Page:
Owing to their professional training in Europe, many of them also found work training others at the newly founded colleges for kindergarten teachers in Palestine. In 1914, one such Hebrew-language teachers college, headed by Hasya Sukenik-Feinsod, was inaugurated in Jerusalem. In 1919 it was merged with the Lewinsky Teachers Seminary in Jaffa. Kindergarten teachers of the Second Aliyah taught and supervised at both these institutions, laying the groundwork for the formulation of training curricula for kindergarten teachers in Palestine.
Certain of the Second Aliyah kindergarten teachers were specially trained to work in kindergartens at the request of the Hilfsverein der Deutschen Juden (Relief Organization of German Jews). Upon their arrival, they were assigned the task of running its kindergartens, also serving as instructors at the teachers college established by the Society in Jerusalem in 1909. They improved teaching and work methods in the kindergartens, adapting them as much as possible to the situation in Palestine. Indeed, there was a noticeable change for the better, primarily in the kindergartens of Jaffa and Jerusalem, two cities where many kindergarten teachers of the Second Aliyah settled. Those kindergarten teachers who arrived without formal certification began working in kindergartens and specializing in the profession; only after working for no less than a year did they go to Berlin and complete their pedagogical training at a teachers college for kindergarten teachers.
The most outstanding of these teachers were active in the community and played a role in women’s groups that sought to advance women’s rights in Palestine. They were the standard-bearers in the fight of the kindergarten teachers for recognition of their professional status and in 1919 founded the Association of Kindergarten Teachers as an independent section of the Hebrew Teachers Association. The first three presidents of the Association of Kindergarten Teachers came to Palestine as part of the Second Aliyah.
Among the difficulties encountered by kindergarten teachers of both the First and Second Aliyah was the attitude of the local authorities and the directors of the Education Department of the Va’ad Leummi, who argued more than once that the kindergartens should be shut down to free up resources for the elementary schools and high schools. A severe shortage of textbooks and professional/pedagogic literature written in Hebrew, which was crucial to the teachers’ professional development, presented a further obstacle. The lack of a common language in the kindergartens meant that their primary task was to overcome the babble of different tongues and help the youngsters acquire Hebrew.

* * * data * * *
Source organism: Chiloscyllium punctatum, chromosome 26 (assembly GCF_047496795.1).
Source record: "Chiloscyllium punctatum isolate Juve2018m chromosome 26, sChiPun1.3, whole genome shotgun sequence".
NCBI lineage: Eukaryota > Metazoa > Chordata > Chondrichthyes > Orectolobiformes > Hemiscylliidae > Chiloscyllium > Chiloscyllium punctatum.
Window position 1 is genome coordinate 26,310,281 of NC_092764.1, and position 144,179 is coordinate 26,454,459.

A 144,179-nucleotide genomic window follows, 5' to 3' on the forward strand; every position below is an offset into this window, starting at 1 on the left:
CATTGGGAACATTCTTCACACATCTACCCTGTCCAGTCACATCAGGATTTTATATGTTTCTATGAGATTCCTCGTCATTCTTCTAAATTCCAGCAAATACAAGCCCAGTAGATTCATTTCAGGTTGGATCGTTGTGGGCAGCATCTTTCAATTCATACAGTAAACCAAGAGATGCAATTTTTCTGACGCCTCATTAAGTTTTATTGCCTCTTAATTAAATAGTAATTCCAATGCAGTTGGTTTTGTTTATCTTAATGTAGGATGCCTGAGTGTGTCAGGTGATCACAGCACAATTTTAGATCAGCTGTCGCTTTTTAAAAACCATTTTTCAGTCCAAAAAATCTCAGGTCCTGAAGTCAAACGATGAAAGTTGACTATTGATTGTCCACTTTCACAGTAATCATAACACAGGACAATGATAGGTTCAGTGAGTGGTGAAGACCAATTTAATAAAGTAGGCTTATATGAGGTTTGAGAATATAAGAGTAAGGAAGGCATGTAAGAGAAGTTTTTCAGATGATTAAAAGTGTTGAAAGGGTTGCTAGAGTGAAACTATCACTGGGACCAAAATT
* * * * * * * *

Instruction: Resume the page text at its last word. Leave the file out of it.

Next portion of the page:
For the kindergarten teachers of the First Aliyah, the road was long and hard, with numerous hurdles along the way. Kindergartens and the profession of kindergarten teacher were still in their infancy. Teachers were scattered throughout the country without the opportunity for professional contact or collaboration; nevertheless, they were constantly seeking new methods of instruction, and were filled with hope and a passion to develop this under-funded educational endeavor.
Even amid rioting and war, the teachers remained “at their post,” toiling with endless dedication to keep the doors of the kindergartens open. They remained faithful to the cause, supporting the kindergartens until they took root and earned the right to exist independently as first-class educational institutions. Thus the vital role of the kindergartens, and the hard work and dedication of the kindergarten teachers, gradually earned the respect and recognition of the public.
The early teachers are noteworthy for their admirable dedication, their adherence to the pioneer-Zionist goal of establishing a system of kindergartens where none had existed, their struggle to develop preschool education, and their sacrifice and profound concern for the children of Palestine. Their success proves that “devoted fanatics,” with unique qualities and motivations—determination, dedication, persistence and belief in the cause—were able to bring about a true revolution in the lifestyle and education of the children of pre-State Palestine.
It is fitting to quote the words of praise for kindergarten teachers and the Hebrew kindergarten offered by Hayyim Aryeh Zuta (1868–1939), one of the first Hebrew-speaking educators in Palestine, on the occasion of the General Assembly of the Association of Kindergarten Teachers, which took place in Jerusalem on October 19, 1921: “The Hebrew kindergarten is the original creation and the foundation of Hebrew education in Palestine. The perfecting, the improving, of the kindergarten; the professional and general development of the Hebrew kindergarten teacher; and the betterment of the material situation of this important institution and of those who work in it, are the surest guarantee of both the development of the schools and a new life for our people in our land” (Gannenu 1922, 154).
Academy of the Hebrew Language, Aaron M. Masie Institute for the History of the Revival of the Hebrew Language. File 8/1; Aviezer Yellin Archives of Jewish Education in Israel and the Diaspora. Tel Aviv University. Kindergarten Teaching files; Central Zionist Archives. Archives of David Ideolovitch. Jerusalem. Files A192/634, A192/918, A192/630; Central Zionist Archives. Jerusalem. Files S2/326, S2/327, S2/539, S2/689; Eisenberg-Harari, Yehudit. Woman and Mother in Israel (Hebrew). Tel Aviv: 1959; Gannenu 4–5 (April 1922); Katerbursky, Zivia. In the Footsteps of the Kindergarten (Hebrew). Tel Aviv: 1962; Rishon le-Zion Museum. Historical Archives. File H1–2; Kindergarten file; School Archives, file 14; Shehory-Rubin, Zipora. “Hebrew Kindergartens During the First and Second Aliyah” (Hebrew). Dor le-Dor 19 (August 2002): 115–194; Sukenik-Feinsod, Hasya. The Kindergarten Papers (Hebrew). Tel Aviv: 1966; Tidhar, David. Encyclopedia of Pioneers and Builders of the Yishuv (Hebrew). Tel Aviv: 1947 (vol. I), 1950 (vol. IV), 1955 (vol. VI), 1966 (vol. XV).